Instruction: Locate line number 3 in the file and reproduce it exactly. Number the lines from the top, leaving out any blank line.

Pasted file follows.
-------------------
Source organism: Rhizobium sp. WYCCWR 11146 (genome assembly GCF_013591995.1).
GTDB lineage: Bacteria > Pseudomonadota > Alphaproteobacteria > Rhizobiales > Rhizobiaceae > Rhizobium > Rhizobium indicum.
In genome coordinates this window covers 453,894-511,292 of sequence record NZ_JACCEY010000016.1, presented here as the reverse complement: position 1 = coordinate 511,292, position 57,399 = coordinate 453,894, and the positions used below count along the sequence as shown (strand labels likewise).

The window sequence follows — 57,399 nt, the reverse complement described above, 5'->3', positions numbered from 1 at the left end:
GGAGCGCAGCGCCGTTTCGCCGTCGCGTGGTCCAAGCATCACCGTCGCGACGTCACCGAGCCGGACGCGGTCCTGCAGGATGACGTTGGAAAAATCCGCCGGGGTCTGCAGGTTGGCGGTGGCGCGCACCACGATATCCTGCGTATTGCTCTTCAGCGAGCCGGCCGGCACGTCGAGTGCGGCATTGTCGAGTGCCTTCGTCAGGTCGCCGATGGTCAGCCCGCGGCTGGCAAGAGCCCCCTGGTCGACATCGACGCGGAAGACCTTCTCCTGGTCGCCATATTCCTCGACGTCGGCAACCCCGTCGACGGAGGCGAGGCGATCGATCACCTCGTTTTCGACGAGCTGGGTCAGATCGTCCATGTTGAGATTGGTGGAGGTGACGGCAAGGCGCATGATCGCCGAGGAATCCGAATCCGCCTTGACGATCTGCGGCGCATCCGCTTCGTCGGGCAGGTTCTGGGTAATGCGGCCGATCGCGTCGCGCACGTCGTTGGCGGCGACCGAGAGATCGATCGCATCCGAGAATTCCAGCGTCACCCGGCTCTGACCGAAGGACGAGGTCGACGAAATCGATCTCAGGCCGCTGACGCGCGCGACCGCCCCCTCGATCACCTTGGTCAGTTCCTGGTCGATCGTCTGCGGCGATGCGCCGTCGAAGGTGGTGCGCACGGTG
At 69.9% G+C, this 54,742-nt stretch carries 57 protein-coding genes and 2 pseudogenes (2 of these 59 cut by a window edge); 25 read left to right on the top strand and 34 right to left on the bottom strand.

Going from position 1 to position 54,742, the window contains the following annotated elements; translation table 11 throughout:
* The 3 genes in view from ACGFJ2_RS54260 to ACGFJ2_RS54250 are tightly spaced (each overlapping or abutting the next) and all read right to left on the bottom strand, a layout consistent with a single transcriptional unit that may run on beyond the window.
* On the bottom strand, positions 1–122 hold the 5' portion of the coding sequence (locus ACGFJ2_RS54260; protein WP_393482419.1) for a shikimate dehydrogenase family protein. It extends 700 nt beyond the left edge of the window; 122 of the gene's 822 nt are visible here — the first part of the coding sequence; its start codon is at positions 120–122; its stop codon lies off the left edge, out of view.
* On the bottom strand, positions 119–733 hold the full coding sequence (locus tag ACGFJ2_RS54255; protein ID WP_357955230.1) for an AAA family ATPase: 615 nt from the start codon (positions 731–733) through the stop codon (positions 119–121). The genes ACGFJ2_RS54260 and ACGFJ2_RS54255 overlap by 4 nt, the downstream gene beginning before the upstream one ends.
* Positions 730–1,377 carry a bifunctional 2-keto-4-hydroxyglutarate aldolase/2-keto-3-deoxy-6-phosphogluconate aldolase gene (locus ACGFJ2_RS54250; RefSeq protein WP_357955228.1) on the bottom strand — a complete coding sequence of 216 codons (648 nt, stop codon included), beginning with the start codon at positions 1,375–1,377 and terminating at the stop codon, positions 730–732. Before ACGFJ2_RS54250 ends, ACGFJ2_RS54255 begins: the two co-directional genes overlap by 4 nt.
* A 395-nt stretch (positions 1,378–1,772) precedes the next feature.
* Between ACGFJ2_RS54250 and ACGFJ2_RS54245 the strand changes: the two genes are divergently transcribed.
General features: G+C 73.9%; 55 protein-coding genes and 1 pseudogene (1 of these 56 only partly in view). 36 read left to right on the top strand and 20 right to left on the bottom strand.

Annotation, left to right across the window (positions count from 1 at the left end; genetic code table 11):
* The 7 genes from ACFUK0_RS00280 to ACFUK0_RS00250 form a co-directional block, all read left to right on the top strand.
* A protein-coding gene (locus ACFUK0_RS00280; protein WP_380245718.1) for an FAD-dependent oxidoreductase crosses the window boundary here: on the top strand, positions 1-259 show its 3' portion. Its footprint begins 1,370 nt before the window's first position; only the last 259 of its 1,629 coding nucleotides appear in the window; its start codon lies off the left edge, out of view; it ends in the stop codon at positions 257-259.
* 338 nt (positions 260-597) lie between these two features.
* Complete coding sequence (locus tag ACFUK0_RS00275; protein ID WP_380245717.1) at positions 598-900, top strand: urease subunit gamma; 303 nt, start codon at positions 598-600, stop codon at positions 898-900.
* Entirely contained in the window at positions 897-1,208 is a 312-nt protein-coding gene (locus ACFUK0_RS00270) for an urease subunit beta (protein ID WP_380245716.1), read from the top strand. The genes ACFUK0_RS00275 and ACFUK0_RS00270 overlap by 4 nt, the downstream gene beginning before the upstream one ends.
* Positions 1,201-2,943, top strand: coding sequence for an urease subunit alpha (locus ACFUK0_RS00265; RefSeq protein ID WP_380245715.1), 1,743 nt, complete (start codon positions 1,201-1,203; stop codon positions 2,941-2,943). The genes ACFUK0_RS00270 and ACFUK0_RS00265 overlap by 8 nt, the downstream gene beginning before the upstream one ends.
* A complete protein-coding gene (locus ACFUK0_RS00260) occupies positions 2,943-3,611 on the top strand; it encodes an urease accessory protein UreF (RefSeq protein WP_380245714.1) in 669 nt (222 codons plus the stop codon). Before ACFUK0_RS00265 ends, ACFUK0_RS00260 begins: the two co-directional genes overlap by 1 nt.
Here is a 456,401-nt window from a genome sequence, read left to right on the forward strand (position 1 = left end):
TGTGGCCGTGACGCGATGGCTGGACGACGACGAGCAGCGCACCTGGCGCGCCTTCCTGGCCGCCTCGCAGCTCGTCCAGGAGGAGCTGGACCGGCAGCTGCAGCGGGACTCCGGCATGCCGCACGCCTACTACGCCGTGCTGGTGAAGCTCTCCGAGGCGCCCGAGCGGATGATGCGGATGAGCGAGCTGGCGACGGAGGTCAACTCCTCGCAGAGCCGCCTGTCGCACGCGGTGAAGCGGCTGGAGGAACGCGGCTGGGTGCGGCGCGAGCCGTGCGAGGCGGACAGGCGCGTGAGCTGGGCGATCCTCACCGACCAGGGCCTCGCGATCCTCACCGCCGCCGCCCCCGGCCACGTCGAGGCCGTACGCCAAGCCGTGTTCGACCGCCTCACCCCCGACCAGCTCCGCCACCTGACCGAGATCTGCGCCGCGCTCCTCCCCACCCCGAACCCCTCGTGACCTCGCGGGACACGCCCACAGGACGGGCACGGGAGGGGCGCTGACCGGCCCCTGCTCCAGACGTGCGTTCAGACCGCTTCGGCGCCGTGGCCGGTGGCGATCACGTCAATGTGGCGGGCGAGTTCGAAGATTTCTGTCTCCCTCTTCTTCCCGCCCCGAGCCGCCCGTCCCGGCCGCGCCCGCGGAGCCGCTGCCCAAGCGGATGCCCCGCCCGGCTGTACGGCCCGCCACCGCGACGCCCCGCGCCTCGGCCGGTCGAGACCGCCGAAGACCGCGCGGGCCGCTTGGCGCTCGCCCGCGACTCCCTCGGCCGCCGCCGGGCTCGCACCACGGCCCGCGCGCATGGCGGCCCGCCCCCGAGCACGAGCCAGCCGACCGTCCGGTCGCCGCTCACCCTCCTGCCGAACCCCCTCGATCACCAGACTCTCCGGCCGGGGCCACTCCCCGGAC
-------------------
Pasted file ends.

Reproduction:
In genome coordinates this window covers 453,894-511,292 of sequence record NZ_JACCEY010000016.1, presented here as the reverse complement: position 1 = coordinate 511,292, position 57,399 = coordinate 453,894, and the positions used below count along the sequence as shown (strand labels likewise).